Fra Angelico: The Saint Thomas of Artistic Painting

In the cloistered silence of St. Mark’s Convent, perched on a scaffolding and whispering prayers, a friar traces drawings on the wall with a steady hand and paints them with tints of breathtaking colour.

Newsroom (21/02/2022 09:30, Gaudium Press) His right hand configures Angels, Madonnas, Saints and biblical characters, composing scenes that edify and arouse admiration.

His confreres cannot ignore the value of his inspiration, nor of his predilection for Angels, whom he can paint with perfection. For this reason, they affectionately call him by the nickname with which he would go down in history: Fra Angelico.

Religious and artistic vocation

Guido di Pietro Trosini – that was his name before he entered the religious life – was born in the farming village of Vicchio di Mugello, near the capital of Tuscany.

The chronology of the venerated painter is rather uncertain due to the scarcity of documentary sources, which is why scholars place his birth between the years of 1387 and 1400.

His childhood was spent in his native town, and at a certain point in his youth he moved with his family to Florence. Before his twentieth birthday, he enrolled in the artistic workshop of the Company of St. Nicholas, where he soon learned the secrets of illumination and painting on canvas from the famous Lorenzo Monaco.

Along with his artistic inclination, his religious vocation soon revealed itself, which he clearly felt during a sermon given by Blessed John Dominici in the Church of Santa Maria Novella.

Shortly after this sermon, he went to the Convent of St. Dominic in Fiesole, asking to be admitted. He took his brother Benedict with him, and both were welcomed with jubilation by the community.

Having a fond memory of John Dominici, he also wished to be called John in the consecrated life, and in this convent he experienced the springtime joys that usually fill the soul of the novices.

The charism of the Order projected onto canvas

Years of philosophical and theological studies followed, which would make of him a profound connoisseur of Christian doctrine, an ardent Thomist, and a priest of solid piety.

During this period the prior of the monastery, the future Archbishop of Florence, St. Antoninus, had an intuition, certainly inspired from on high, when he realized that Friar John’s artistic talents were an effective aid in preaching the Word of God.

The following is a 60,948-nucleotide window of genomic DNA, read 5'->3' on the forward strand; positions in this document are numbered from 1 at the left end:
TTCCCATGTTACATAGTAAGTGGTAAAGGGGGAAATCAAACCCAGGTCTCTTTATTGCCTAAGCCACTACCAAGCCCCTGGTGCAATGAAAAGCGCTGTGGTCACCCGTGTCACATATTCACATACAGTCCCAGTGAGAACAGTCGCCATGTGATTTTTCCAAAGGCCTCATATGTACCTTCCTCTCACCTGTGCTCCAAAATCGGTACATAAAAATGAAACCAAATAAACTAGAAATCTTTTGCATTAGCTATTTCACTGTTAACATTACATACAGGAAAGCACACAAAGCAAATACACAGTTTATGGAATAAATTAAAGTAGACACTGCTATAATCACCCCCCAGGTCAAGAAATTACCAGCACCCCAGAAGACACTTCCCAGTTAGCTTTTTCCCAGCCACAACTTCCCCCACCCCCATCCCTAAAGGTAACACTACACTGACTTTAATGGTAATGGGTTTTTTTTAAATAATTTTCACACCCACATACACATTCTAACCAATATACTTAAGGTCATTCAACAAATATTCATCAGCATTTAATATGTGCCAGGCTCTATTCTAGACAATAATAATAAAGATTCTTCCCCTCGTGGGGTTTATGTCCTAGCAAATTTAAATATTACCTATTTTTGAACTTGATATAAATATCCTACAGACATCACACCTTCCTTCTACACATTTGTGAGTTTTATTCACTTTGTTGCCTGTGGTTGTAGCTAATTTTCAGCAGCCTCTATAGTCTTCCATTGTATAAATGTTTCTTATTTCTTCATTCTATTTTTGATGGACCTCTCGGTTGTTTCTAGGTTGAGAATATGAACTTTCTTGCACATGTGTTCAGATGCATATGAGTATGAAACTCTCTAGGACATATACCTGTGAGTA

He encouraged him to project onto canvas the richness of the charism of his Order. And Friar John knew how to do it better than anyone else.

Indeed, Fra Angelico’s existence and all his artistic work are rooted in Dominican spirituality. Convinced that the same breath of the Holy Spirit that animated the brothers in the pulpit should drive his brush, he embraced the ideal of preaching through images, as the others did through words.

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In the harmonious alternation between the obligations of community life and the apostolate through art, the work developed by the friar painter was very broad and fruitful. It can usually be divided into three main phases, relating to the years spent in the cities where he lived: Fiesole, Florence, and Rome.

The first years in Fiesole

The Fiesolean period (1420-1438) is the most extensive. The significant list of works completed in these eighteen years ranges from commissions for famous churches, and for the Dominican convent itself, to requests from wealthy families wishing to decorate the chapels of their palaces with splendour.

Among the most important works of this period are The Descent from the Cross, made in collaboration with the master Lorenzo Monaco, which today is in the Museum of San Marco in Florence; The Annunciation, kept in the Prado Museum in Madrid; and The Coronation of the Virgin, currently in the Louvre, in Paris.